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Enter LEONATO, HERO, BEATRICE, and others, with a Messenger

LEON. I learn in this letter, that Don Pedro of Arragon comes this night to

Messina. Mess. He is very near by this; he was not three leagues off when I left him. Leon. How many gentlemen have you lost in this action? Mess. But few of any sort b, and none of name.

'In the stage-direction of the early copies we have “ Enter Leonato, governor of Messina, Innogen, his wife,” &c. But the matron takes no part in the action or dialogue. She appears again in the stage-direction of the first scene of Act II.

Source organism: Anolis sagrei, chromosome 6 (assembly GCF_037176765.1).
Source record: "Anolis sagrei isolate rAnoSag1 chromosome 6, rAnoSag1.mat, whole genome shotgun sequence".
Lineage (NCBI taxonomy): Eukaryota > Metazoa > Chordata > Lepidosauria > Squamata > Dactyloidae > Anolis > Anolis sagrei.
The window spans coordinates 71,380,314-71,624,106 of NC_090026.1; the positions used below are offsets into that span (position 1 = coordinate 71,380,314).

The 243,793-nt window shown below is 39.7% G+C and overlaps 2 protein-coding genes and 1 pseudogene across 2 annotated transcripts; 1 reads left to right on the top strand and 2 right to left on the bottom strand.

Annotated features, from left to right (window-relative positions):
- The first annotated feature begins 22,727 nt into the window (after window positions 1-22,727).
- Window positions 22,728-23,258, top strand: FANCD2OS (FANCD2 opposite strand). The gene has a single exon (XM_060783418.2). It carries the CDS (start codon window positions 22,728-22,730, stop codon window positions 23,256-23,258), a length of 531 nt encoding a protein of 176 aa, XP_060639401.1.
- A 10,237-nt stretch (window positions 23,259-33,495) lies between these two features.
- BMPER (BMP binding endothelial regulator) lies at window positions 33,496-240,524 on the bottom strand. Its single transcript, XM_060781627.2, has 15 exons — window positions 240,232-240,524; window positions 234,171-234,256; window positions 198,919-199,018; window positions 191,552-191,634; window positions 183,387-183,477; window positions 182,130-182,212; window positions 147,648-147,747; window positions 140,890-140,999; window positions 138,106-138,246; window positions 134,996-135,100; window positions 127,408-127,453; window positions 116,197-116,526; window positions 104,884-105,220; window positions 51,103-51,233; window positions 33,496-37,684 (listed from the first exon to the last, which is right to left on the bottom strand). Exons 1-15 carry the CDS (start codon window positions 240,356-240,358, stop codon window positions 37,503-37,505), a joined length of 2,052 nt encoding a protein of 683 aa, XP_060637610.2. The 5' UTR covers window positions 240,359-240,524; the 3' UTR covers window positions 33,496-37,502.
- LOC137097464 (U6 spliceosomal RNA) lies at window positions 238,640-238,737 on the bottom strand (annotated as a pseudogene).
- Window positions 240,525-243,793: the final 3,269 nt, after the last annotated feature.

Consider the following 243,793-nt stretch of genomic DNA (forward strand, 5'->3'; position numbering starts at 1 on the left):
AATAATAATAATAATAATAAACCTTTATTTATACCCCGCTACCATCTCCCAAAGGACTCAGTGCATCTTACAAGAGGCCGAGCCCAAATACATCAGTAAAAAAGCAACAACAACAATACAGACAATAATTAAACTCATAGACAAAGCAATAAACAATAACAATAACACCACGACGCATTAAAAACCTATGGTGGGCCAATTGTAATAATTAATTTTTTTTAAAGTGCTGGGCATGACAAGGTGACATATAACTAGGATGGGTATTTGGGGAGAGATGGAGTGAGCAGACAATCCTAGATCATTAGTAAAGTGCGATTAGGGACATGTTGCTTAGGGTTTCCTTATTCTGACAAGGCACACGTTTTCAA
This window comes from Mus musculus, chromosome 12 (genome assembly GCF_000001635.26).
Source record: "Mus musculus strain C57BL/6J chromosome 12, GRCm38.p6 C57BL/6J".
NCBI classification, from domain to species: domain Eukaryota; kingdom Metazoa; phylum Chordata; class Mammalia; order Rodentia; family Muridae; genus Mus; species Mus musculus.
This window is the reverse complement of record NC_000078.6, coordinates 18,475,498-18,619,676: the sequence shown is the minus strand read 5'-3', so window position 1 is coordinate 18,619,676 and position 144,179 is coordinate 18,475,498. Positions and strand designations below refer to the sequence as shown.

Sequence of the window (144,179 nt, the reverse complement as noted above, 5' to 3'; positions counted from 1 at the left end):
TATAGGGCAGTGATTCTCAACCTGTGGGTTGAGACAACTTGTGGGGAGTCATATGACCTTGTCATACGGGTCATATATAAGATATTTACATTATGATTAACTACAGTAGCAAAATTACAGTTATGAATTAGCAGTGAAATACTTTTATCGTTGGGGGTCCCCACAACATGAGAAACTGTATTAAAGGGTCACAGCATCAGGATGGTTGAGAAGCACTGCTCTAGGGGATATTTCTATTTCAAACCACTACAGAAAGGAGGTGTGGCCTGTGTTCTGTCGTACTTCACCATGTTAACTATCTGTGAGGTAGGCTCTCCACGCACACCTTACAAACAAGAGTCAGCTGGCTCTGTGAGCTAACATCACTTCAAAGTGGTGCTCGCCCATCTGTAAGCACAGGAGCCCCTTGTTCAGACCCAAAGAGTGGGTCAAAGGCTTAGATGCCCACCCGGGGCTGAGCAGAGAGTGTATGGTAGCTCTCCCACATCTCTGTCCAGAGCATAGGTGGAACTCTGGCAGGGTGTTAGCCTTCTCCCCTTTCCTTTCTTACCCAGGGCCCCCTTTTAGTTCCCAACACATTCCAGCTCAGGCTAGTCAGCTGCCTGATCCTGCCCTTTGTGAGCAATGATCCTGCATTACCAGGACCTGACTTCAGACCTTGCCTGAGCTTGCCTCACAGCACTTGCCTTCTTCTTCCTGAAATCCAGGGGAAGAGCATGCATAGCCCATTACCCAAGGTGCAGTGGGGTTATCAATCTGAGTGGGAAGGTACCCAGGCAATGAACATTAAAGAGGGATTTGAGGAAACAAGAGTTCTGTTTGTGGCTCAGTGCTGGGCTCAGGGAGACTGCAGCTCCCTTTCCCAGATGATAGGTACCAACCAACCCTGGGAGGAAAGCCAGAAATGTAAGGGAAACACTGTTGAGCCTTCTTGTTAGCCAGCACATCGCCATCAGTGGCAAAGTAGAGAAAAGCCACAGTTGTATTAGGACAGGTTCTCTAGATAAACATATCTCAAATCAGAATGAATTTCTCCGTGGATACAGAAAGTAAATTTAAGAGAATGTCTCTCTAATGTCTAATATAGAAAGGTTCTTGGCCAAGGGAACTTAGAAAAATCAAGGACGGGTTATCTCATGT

Any sort. The obvious meaning here is, of any condition. There can be no doubt of this, for the Messenger adds, " and none of name." Yet Steevens tells us, “ sort is rank, distinction." He inclines, however, to M. Mason's explanation, that “ sort means of any kind whatsoever.” The word occurs again, and is used by the same speaker: “there was none such in the army of

Leon. A victory is twice itself when the achiever brings home full numbers.

I find here, that Don Pedro hath bestowed much honour on a young Floren

tine, called Claudio. Mess. Much deserved on his part, and equally remembered by Don Pedro:

He hath borne himself beyond the promise of his age; doing, in the figure of a lamb, the feats of a lion: he hath, indeed, better bettered expectation

than you must expect of me to tell you how. Leon. He hath an uncle here in Messina will be very much glad of it. Mess. I have already delivered him letters, and there appears much joy in him;